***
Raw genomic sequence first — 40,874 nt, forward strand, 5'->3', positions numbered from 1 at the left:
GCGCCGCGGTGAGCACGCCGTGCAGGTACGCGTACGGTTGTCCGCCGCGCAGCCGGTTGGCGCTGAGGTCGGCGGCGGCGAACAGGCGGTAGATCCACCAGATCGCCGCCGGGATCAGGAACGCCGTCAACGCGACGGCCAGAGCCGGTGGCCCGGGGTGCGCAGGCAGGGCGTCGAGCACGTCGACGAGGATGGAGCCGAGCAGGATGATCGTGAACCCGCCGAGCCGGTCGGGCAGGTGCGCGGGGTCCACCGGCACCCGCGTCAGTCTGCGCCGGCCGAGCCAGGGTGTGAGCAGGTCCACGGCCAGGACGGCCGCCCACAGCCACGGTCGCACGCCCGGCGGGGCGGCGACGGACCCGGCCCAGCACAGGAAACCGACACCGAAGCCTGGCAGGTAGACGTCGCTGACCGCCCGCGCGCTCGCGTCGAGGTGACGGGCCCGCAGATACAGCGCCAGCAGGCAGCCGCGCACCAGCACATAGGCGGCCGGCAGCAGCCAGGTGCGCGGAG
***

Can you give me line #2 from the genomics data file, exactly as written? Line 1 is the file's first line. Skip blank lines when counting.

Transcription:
GCGCCGCGGTGAGCACGCCGTGCAGGTACGCGTACGGTTGTCCGCCGCGCAGCCGGTTGGCGCTGAGGTCGGCGGCGGCGAACAGGCGGTAGATCCACCAGATCGCCGCCGGGATCAGGAACGCCGTCAACGCGACGGCCAGAGCCGGTGGCCCGGGGTGCGCAGGCAGGGCGTCGAGCACGTCGACGAGGATGGAGCCGAGCAGGATGATCGTGAACCCGCCGAGCCGGTCGGGCAGGTGCGCGGGGTCCACCGGCACCCGCGTCAGTCTGCGCCGGCCGAGCCAGGGTGTGAGCAGGTCCACGGCCAGGACGGCCGCCCACAGCCACGGTCGCACGCCCGGCGGGGCGGCGACGGACCCGGCCCAGCACAGGAAACCGACACCGAAGCCTGGCAGGTAGACGTCGCTGACCGCCCGCGCGCTCGCGTCGAGGTGACGGGCCCGCAGATACAGCGCCAGCAGGCAGCCGCGCACCAGCACATAGGCGGCCGGCAGCAGCCAGGTGCGCGGAG